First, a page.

Most of the national press were no better (we’ll deal with them elsewhere) and they remain unaccountable in the football world for their false reporting and sensationalising of events.

Mark Lawrenson proclaimed during his commentary that events at Villa Park were taking football back to the eighties. He was wrong about the Villa supporters, who were merely celebrating in the ground, but he was unwittingly spot on about the national press’s coverage of the game.

Follow MOMS on Twitter – @oldmansaid

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26 COMMENTS

  1. See below my reply from the BBC;

    Dear Mr Smith

    Thanks for getting in touch with us about the Aston Villa v West Bromwich Albion match on FA Cup Match of the Day.

    We appreciate that football is subjective and that fans will hold a hugely diverse range of opinions, especially during a tense local derby such as this.

    In this case, Mark Lawrenson and Jonathan Pearce were simply expressing their own views on what they could see at that moment in time. As the incident was unfolding, Mark expressed his criticism for those who ran onto the pitch, but shortly after he pointed out that the majority of the Villa fans who remained in the stands were booing the fans on the pitch as they felt they were ruining the win for everyone else. Mark and Jonathan didn’t state that those on the pitch were only Villa fans, they simply expressed their concerns as the pitch invasion occurred when the game was still in play meaning the referee could still have abandoned the game.

    We’re sorry to learn that you’re unhappy with the commentary and we can assure you that our Football production teams are aware of the issues that have been raised.

    Thanks again for contacting us.

    Kind Regards

    BBC Complaints
    http://www.bbc.co.uk/complaints

    NB This is sent from an outgoing account only which is not monitored. You cannot reply to this email address but if necessary please contact us via our webform quoting any case number we provided.

  2. They shouldn’t have been on the pitch during the game at all, that was a disgrace and the fans that ran on during the match are mindless and do not represent the majority of Aston Villa fans as they were booed by the rest of the fans in the stadium, they deserved to be called “Mindless Idiots” and they also deserve to be punished. However the outpour of emotion on the pitch at the end of the game, to me, was fantastic and completely harmless and is being blown up into something it wasn’t.

    • The thing is – as the article explains – those who ran on at the 93.27 minute mark thought the game was over. So there motivation is exactly the same as those who came on after the final whistle.

      You’ve been taken in by this ‘mindless idiot’ media labelling. Not once, has anybody in the media asked, ‘Why, did they come on then?’

      Do you really think any fans would purposely threaten their team going through to the semi-finals by running on the pitch and pretending to celebrate with a minute or so to go?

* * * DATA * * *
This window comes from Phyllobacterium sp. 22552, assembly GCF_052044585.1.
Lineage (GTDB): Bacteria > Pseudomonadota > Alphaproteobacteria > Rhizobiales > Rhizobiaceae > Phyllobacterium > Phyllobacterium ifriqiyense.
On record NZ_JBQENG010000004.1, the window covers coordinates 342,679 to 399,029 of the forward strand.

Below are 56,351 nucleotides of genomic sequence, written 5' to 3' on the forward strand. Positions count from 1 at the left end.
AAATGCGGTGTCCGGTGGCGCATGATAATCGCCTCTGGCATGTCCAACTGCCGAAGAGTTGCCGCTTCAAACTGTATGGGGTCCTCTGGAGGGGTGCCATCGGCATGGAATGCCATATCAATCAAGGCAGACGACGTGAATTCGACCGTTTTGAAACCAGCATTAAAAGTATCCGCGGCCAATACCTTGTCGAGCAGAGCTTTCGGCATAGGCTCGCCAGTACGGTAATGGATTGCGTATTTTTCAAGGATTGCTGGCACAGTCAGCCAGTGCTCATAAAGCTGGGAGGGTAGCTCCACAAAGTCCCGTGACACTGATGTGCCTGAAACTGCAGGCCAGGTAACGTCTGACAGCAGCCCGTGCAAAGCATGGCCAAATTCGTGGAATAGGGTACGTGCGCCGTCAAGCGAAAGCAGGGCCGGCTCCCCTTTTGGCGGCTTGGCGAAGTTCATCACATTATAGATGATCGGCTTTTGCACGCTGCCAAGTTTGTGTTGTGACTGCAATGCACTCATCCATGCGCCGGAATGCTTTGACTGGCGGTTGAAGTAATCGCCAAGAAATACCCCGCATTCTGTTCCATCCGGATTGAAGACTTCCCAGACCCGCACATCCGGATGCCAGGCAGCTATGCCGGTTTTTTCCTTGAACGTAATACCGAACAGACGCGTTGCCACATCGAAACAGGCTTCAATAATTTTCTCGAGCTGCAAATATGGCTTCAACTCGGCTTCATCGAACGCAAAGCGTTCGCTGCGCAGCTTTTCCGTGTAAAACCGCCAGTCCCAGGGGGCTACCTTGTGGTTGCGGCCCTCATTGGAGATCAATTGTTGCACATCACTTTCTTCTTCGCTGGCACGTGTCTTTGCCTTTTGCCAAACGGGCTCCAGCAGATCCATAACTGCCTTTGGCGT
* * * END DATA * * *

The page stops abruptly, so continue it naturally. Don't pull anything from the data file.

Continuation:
They were triggered by the ref’s whistle for that throw-in and the player’s reaction.

      Encroachment on the pitch by the letter of the law is wrong full-stop, but these fans made a mistake in the heat of the moment, not because they were mindless idiots. Their motivation is the same as the fans a couple of minutes later.

      If they did anything out of order once they were on the pitch, that’s another matter.

      • The idiots I’m referring to are the fans who ran on earlier in the game, not mistakenly in the last minute. I have no problem with that at all, the morons who ran on after Sinclair’s goal should know better.

  3. Sadly I bought the sun – put aside their sensationalism and cheap headline hunting and their quality editorial really stands out- a whole paragraph describing the wrong Albion striker and match report that had Marc Albrighton giving the ball away instead of lowton – were they even at the game or writing a report from the tv ???

  4. I don’t condone the pre final whistle pitch invasion by any means but I don’t think the 5 minutes of added time should of been played in the first place.
    I was in North lowers on Saturday as I am every home match, it was raining seats, coins and beer bottles filled with urine on us fans below yet nothing was been done to help us fans escape that bombardment by the albion fans above the stewards and police were there keeping us in the stand.
    Parents with young kids just wanted to get out of harms way yet we were forced to stand there and take the bombardment from above.
    I have never attended and I hope I never have to attend another match where I have had to help shield young children some only 4 or 5 years old from seats, coins and bottles of urine thrown from the fans above us.
    It was truly sickening to see such young children terrified on what should of been a special day for them seeing their villa hero’s secure a place at Wembley.
    Yet the media citrus turn on us villa fans like we were wild animals.
    The only animals in the stadium that day were wearing West Bromwich albion shirts yet West Bromwich albion only acknowledge there may have been some trouble and have not issued an apology to the club or us fans subjected to that bombardment.
    I directly emailed West Bromwich albion on Sunday demanding an apology from the club and public condemning it’s fans actions but they haven’t had the decency to reply to me.

  5. There is a Watford fan in a coma following a cowardly attack after the wolves game last Saturday. He may never be the same man again. I fail to understand how anyone could possibly think that Delph losing an armband is somehow more important than that